As summer ends, an abnormally intense rainy season has flooded several East African countries, including Ethiopia and Sudan. The devastating floods have killed 62 people in Sudan alone. And even after the rains end, health risks persist. Drenched land and ravaged infrastructure summons mosquitoes and disease.
In the aftermath of the flooding, Ethipoian officials have reported over 15,000 cases of chikungunya, a debilitating mosquito-transmitted virus that is similar to dengue fever. The outbreak is being managed by local ministries of health, but there is no vaccine or treatment for chikungunya at this time.
Experts have made clear the link between climate change and sub-Saharan summer floods. Climate change is bringing more intense El Niño events. In the summer, this causes significantly higher sea temperatures near East Africa, leading to more rain and floods. Practically the same sequence of events — flooding and a chikungunya outbreak — occurred last year in Sudan.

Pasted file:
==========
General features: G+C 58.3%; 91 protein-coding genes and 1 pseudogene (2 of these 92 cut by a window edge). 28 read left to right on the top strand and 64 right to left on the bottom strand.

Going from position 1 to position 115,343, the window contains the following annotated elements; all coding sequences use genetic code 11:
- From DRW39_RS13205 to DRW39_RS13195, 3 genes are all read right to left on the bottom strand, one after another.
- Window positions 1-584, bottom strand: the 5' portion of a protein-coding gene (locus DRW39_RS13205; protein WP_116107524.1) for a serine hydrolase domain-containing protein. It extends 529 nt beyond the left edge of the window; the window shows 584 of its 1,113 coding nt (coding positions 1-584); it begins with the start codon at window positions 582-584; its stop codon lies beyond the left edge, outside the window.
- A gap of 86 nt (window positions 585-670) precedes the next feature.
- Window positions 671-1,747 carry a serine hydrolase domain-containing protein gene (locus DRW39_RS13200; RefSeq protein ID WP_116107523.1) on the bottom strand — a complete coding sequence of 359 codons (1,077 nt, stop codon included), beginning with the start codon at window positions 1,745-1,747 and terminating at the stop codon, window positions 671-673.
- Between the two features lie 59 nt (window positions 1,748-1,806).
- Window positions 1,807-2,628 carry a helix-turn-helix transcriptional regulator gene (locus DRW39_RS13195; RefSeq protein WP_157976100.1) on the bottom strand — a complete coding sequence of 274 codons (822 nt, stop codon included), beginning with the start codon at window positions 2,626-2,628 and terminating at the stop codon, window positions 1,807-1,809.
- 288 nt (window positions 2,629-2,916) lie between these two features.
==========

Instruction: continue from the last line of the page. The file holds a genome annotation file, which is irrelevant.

It is also worth noting that, with warmer temperatures and more intense hurricanes, the Americas are not immune to this problem. Chikungunya recently became a concern in the U.S., with two locally-acquired cases in Puerto Rico.
Here at Massive, we have reported extensively on the public health threats of climate change. This outbreak is just the latest example of a new normal.